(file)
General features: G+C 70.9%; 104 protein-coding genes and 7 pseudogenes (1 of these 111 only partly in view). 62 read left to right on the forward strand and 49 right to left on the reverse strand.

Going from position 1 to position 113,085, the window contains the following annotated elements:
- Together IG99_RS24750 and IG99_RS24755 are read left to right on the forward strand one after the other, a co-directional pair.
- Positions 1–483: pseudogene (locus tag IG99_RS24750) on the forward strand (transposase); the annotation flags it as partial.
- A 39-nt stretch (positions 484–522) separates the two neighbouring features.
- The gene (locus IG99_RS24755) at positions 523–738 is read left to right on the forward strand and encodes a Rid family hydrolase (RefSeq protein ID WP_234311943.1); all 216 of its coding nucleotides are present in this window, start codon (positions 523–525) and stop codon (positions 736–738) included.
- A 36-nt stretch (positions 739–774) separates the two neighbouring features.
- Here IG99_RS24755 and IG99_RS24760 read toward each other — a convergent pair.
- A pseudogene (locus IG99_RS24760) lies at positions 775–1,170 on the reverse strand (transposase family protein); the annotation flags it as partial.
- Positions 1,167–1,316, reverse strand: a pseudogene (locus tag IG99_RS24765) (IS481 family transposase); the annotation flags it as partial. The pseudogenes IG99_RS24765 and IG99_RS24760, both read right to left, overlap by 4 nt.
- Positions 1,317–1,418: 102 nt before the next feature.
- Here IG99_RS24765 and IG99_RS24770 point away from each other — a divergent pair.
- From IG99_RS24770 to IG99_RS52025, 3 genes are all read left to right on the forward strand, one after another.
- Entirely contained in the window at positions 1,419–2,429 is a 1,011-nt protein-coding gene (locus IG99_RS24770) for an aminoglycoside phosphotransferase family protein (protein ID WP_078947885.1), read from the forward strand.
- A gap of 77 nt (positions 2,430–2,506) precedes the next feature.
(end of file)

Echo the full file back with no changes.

General features: G+C 70.9%; 104 protein-coding genes and 7 pseudogenes (1 of these 111 only partly in view). 62 read left to right on the forward strand and 49 right to left on the reverse strand.

Going from position 1 to position 113,085, the window contains the following annotated elements:
- Together IG99_RS24750 and IG99_RS24755 are read left to right on the forward strand one after the other, a co-directional pair.
- Positions 1–483: pseudogene (locus tag IG99_RS24750) on the forward strand (transposase); the annotation flags it as partial.
- A 39-nt stretch (positions 484–522) separates the two neighbouring features.
- The gene (locus IG99_RS24755) at positions 523–738 is read left to right on the forward strand and encodes a Rid family hydrolase (RefSeq protein ID WP_234311943.1); all 216 of its coding nucleotides are present in this window, start codon (positions 523–525) and stop codon (positions 736–738) included.
- A 36-nt stretch (positions 739–774) separates the two neighbouring features.
- Here IG99_RS24755 and IG99_RS24760 read toward each other — a convergent pair.
- A pseudogene (locus IG99_RS24760) lies at positions 775–1,170 on the reverse strand (transposase family protein); the annotation flags it as partial.
- Positions 1,167–1,316, reverse strand: a pseudogene (locus tag IG99_RS24765) (IS481 family transposase); the annotation flags it as partial. The pseudogenes IG99_RS24765 and IG99_RS24760, both read right to left, overlap by 4 nt.
- Positions 1,317–1,418: 102 nt before the next feature.
- Here IG99_RS24765 and IG99_RS24770 point away from each other — a divergent pair.
- From IG99_RS24770 to IG99_RS52025, 3 genes are all read left to right on the forward strand, one after another.
- Entirely contained in the window at positions 1,419–2,429 is a 1,011-nt protein-coding gene (locus IG99_RS24770) for an aminoglycoside phosphotransferase family protein (protein ID WP_078947885.1), read from the forward strand.
- A gap of 77 nt (positions 2,430–2,506) precedes the next feature.